Lloyd said those suggestions ranged from unique creations to reflect the area, such as West Park Secondary School or Orillia United Secondary School, to honouring Orillia’s famous residents, such as Gordon Lightfoot, Stephen Leacock, C.H. Hale or Dr. Philip Bernard Rynard, who donated the land where Park Street stood and Orillia Secondary School is being constructed.

The committee felt strongly enough about the other suggestions to ask Lloyd to look at other ways to recognize them in the school, such as through the dedication of a music room or science wing.

Construction is ongoing at the new building. Students are expected to fill up its halls in time for the start of the second semester in the 2015-16 school year.

patrick.bales@sunmedia.ca
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Old 03-06-2015, 10:04 PM   #9
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http://www.orilliapacket.com/2015/03...-of-creativity

It’s rare for people to immediately embrace a new name for almost anything — whether it’s a sports team, a restaurant or, evidently, a school. However, it’s also relatively rare for a proposed name to be so universally panned.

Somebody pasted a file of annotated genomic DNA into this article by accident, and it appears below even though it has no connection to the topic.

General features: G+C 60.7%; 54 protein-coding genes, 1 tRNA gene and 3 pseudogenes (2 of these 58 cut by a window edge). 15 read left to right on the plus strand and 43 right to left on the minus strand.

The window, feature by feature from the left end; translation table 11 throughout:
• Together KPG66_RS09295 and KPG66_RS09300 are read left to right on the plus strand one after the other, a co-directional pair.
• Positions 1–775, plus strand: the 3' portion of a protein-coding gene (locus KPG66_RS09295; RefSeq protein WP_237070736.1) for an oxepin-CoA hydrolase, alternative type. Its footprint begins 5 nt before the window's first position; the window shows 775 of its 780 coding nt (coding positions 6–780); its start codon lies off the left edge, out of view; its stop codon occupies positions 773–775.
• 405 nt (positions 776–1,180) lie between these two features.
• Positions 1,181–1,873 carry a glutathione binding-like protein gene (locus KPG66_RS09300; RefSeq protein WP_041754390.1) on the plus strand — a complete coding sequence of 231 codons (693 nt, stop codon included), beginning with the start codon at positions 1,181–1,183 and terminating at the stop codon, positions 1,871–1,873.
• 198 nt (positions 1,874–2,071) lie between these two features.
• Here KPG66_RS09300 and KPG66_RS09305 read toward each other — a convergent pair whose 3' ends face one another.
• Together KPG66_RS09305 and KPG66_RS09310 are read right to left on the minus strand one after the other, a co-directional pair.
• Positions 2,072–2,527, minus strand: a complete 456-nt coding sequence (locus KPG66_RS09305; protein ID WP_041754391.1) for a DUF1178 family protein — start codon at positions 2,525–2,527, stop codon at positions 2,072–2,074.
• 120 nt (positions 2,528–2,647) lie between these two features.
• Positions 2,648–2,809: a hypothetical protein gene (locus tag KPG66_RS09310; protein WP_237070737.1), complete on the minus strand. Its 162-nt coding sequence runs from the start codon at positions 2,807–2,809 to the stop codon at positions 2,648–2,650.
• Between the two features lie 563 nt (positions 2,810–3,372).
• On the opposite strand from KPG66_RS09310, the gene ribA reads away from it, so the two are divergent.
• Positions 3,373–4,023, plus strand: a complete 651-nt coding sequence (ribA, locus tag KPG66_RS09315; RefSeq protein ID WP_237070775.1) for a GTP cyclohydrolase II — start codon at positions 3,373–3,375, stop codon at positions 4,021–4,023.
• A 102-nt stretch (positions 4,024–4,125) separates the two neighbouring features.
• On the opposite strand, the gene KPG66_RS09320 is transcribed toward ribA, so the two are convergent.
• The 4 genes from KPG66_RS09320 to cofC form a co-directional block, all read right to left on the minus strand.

But that seems to be the case when it comes to the decision, announced this week, to name Orillia’s newest high school Orillia Secondary School (OSS).

The “new” school, expected to open midway through the next school year, is on the site of the former Park Street Collegiate Institute and replaces both Park Street and Orillia District Collegiate and Vocational Institute.

A naming committee comprised of 15 people — including students, staffers and community members — voted unanimously in favour of the new moniker. In fact, they felt so strongly about the name, they flaunted board policy and opted not to provide two options in addition to their preferred choice, which is curious in and of itself.